U.S., UK, China manufacturing all in slow lane
By Wayne Cole and Ryan Vlastelica
(Reuters) - Manufacturing activity growth remained sluggish in some of the world's major economies in April, suggesting that global economic growth remains "moderate and uneven," as the International Monetary Fund described it in its World Economic Outlook in April.
Manufacturing sector data for the eurozone and Latin America will be published on Monday after the May Day holiday in many countries on Friday.
Expansion in the U.S. manufacturing sector weakened in April as growth in output and new orders fell, according to financial data vendor Markit.
The final reading of the U.S. Manufacturing Purchasing Managers' Index for April fell to 54.1 from 55.7 in March. A reading above 50 indicates growth in the sector.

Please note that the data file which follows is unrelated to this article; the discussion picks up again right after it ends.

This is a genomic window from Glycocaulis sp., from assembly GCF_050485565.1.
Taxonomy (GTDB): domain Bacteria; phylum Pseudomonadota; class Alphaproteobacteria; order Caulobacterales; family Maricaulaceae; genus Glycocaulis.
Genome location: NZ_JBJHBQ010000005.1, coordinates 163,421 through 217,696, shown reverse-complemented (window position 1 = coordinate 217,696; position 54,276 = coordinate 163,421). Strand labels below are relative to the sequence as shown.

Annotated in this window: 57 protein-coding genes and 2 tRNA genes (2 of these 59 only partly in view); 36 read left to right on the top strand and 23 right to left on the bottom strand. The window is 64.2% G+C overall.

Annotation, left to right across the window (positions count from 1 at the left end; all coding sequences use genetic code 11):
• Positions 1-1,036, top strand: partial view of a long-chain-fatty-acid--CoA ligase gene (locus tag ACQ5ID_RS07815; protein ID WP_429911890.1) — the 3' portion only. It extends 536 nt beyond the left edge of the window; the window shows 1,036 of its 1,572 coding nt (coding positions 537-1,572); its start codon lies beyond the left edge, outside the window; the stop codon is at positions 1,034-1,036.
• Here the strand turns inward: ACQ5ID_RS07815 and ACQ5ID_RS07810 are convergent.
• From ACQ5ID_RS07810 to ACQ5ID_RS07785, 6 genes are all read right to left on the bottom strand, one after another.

April's growth was the slowest of 2015, and "the survey results raise worries that the dollar's appreciation is hurting the economy," said Chris Williamson, Markit's chief economist. The U.S. dollar rose by about 25 percent against major currencies in the past nine months on a trade-weighted basis. .DXY
A separate survey of the U.S. manufacturing sector by the Institute of Supply Management showed expansion at its slowest pace in almost two years in April, as a rebound in new orders was offset by employment shrinking at the fastest pace in more than five years.
The ISM index of national factory activity was 51.5 in April, matching the March reading, which had been the lowest since May 2013, though this was the 29th-consecutive headline reading at or above 50.
The ISM manufacturing employment index fell into contractionary territory for the first time since May 2013, dropping to 48.3, the lowest since September 2009, from 50.0 in March. Continued...